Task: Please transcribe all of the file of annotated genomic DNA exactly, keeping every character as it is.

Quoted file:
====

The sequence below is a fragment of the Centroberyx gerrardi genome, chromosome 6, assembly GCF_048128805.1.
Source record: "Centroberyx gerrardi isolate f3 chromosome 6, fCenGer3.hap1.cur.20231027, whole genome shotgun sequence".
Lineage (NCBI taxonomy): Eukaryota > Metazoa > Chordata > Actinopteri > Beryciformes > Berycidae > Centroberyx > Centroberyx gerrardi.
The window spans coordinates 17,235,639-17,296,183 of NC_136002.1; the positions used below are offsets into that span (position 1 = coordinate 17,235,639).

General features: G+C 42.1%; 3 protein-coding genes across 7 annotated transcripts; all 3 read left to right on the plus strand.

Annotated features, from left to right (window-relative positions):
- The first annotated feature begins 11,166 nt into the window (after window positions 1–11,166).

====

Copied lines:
The sequence below is a fragment of the Centroberyx gerrardi genome, chromosome 6, assembly GCF_048128805.1.
Source record: "Centroberyx gerrardi isolate f3 chromosome 6, fCenGer3.hap1.cur.20231027, whole genome shotgun sequence".
Lineage (NCBI taxonomy): Eukaryota > Metazoa > Chordata > Actinopteri > Beryciformes > Berycidae > Centroberyx > Centroberyx gerrardi.
The window spans coordinates 17,235,639-17,296,183 of NC_136002.1; the positions used below are offsets into that span (position 1 = coordinate 17,235,639).

General features: G+C 42.1%; 3 protein-coding genes across 7 annotated transcripts; all 3 read left to right on the plus strand.

Annotated features, from left to right (window-relative positions):
- The first annotated feature begins 11,166 nt into the window (after window positions 1–11,166).